Batu Caves

Batu Caves

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A daytrip to Pangkor

If you talk to F about my hometown, he’ll tell you right away that there is not much there. And he’s right. Here, you either work, eat, shop or sembang (chit chat); there is a distinct lack of interesting attractions and activities when you’re used to the kind of variety found in many European towns of similar size. Still, for me, it’s home, and I’ll happily stay for a spell without having much to do except searching for the next best eat. For a small town, it kinda rocks that way – outsiders come here for delicious snacks and meals.

Perhaps the most “exciting” thing one can do is to visit the nearby Pangkor Island, an island inhabited primarily by a thriving fishing community but in parts have been developed for tourism. It is a short ferry ride over from Marina Island or Lumut (this takes a wee bit longer) and once arrived, there is no shortage of shocking pink taxi-vans in waiting to take you on a 2-hour island tour.

Pangkor Island

Pangkor Island

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Postcards: Kek Lok Si (MY)

The Temple of Supreme Bliss, or Kek Lok Si as it is known based on Fujian dialect (the most prominent dialect in Penang) pronounciation, is the most celebrated and largest Buddhist temple in Malaysia. Sitting atop the hill and overlooking Ayer Itam, it is said to be auspiciously located and feng shui-approved to protect the well-being of the temple and its devotees.

Constructed in 1893 under the direction of a well-supported head monk of the Kuan Yin Temple i.e. Temple of the Goddess of Mercy, from local consuls to the Chinese Emperor Guangxu, Kek Lok Si incorporates motifs of Buddhism from Burma, Thailand and China – a nod to both major branches of Buddhism: Mahayana and Theravada. (Note: ask most Chinese Buddhist and they’ll have a hard time telling you which branch of Buddhism they are followers of, in part due to the integration of Taoism to muddle up the mix further.)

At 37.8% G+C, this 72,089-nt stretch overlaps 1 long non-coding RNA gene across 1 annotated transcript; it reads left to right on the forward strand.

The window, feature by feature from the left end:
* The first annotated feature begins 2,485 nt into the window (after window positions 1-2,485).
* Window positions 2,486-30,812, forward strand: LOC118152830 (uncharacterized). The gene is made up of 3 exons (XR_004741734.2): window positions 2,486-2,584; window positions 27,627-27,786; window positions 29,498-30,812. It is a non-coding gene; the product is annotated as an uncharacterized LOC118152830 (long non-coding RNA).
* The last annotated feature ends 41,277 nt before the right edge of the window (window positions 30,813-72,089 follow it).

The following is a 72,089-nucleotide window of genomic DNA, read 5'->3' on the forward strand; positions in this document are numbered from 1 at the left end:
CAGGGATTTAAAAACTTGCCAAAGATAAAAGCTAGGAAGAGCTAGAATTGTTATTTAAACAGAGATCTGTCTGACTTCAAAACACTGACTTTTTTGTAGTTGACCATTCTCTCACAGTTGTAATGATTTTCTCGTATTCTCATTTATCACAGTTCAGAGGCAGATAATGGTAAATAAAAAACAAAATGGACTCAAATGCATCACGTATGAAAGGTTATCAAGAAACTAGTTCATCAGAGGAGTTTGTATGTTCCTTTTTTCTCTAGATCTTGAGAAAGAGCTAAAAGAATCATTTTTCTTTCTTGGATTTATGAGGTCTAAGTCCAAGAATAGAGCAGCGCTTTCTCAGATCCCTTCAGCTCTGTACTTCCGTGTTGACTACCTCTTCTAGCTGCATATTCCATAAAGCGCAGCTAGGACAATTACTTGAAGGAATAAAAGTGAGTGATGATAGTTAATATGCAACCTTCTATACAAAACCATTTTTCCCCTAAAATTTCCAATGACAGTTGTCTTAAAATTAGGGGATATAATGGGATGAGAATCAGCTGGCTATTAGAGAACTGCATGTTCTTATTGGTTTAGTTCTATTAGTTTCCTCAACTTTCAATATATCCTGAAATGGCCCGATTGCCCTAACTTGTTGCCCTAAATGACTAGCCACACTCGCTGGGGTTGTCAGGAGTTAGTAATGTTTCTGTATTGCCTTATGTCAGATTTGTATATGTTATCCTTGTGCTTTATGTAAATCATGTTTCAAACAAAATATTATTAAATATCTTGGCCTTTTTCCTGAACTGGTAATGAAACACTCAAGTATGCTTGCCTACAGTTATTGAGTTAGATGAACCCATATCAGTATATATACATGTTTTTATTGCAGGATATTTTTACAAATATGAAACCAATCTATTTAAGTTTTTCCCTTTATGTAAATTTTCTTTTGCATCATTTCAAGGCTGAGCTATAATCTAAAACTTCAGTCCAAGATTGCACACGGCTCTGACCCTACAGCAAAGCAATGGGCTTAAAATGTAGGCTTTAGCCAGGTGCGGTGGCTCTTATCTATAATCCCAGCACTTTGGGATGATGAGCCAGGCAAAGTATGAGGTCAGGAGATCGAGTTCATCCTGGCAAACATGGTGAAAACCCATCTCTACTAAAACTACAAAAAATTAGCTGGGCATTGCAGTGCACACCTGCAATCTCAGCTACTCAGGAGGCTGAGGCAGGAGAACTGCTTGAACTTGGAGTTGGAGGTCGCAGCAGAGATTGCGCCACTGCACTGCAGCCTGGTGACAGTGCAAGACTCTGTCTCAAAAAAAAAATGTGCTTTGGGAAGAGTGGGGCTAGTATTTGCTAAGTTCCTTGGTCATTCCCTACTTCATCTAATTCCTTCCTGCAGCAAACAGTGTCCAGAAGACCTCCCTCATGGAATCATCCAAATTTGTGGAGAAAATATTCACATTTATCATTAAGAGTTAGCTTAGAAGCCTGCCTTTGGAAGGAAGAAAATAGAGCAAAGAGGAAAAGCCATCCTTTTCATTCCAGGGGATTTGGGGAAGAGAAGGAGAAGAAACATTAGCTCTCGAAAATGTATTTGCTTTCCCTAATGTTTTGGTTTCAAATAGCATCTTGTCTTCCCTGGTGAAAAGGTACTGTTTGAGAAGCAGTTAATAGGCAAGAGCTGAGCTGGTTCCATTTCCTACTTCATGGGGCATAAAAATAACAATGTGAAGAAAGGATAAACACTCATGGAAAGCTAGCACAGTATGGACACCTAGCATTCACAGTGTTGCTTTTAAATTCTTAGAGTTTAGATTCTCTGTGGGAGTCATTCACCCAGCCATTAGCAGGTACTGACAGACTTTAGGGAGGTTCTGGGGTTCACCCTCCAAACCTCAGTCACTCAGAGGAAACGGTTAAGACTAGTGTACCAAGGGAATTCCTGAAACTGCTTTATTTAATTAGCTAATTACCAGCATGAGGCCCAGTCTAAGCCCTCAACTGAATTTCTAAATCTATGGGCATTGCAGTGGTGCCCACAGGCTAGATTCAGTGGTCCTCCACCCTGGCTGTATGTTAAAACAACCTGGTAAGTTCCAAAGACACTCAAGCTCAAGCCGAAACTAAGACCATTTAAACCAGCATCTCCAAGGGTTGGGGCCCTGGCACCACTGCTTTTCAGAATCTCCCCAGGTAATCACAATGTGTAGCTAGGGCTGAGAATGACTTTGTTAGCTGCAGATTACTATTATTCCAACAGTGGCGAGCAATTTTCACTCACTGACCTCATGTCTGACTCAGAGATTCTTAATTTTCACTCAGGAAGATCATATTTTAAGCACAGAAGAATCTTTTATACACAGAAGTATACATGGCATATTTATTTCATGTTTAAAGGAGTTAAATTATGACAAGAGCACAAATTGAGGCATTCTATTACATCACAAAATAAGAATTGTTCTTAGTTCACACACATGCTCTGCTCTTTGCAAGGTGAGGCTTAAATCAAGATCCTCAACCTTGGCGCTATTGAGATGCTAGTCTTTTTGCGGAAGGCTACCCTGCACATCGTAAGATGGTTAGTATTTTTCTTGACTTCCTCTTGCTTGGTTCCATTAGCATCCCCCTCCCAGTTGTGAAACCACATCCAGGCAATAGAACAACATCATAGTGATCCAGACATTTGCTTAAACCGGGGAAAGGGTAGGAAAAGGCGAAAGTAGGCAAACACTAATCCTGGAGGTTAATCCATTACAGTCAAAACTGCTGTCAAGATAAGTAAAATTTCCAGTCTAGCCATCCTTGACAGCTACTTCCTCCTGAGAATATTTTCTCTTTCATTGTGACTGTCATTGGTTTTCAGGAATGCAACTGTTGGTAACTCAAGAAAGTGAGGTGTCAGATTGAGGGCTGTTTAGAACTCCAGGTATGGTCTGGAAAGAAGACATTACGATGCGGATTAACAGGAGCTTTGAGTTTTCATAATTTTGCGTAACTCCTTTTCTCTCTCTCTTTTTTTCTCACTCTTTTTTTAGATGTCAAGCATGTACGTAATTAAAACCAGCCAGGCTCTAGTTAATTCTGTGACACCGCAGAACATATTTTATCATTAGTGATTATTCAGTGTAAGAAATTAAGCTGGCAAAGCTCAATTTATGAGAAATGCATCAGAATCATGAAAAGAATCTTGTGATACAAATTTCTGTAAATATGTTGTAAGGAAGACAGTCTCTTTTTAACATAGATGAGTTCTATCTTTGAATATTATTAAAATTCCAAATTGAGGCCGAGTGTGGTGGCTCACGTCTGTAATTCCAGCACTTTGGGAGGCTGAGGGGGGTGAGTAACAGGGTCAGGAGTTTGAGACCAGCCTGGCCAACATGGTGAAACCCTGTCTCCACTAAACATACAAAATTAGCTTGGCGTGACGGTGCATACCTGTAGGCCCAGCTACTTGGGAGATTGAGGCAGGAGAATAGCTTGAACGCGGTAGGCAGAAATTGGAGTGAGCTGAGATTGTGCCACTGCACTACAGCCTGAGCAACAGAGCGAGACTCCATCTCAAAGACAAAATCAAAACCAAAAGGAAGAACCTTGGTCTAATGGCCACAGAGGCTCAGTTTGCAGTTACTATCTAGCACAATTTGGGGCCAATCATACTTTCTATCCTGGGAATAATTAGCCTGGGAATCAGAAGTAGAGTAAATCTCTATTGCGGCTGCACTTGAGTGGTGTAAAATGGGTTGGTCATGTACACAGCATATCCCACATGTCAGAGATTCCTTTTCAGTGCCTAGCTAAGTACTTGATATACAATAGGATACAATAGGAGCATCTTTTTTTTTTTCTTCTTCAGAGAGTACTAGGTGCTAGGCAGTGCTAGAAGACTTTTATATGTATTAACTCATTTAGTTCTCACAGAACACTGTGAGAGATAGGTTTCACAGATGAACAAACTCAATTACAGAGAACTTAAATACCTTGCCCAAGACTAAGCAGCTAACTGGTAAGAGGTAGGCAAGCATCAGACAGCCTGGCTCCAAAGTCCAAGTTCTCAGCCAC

Kek Lok Si

Kek Lok Si

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Pura Lempuyang

Balinese culture is steeped in spirituality, and therefore it is not a surprise that there are tens of thousand Hindu temples all over the island. Bali is, afterall, “the Island of a Thousand Puras”. Some of the temples are small and territorial, located within private compounds (usually among the wealthier clans) or local community-based (each village has at least 3, known as kahyangan tiga), while the larger public temple complexes are revelled by Balinese near and afar, and they are also among the most visited by non-Balinese.

Pura Lempuyang

Pura Lempuyang

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Postcards: Masceti and Candidasa (ID)

Our ultimate destination in East Bali was Amed, the name of a village but synonymously used to refer to a number of other villages within the same coastal stretch. Normally a solid three hours drive away from Kuta, we broke the journey down a little by making a few short stops along the way. We made it to Masceti Beach and Candidasa in the morning, before tracking down Bali Asli for lunch and the subsequent visit to Tirta Gangga.

Bali

Bali

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Postcards: Tirta Gangga (ID)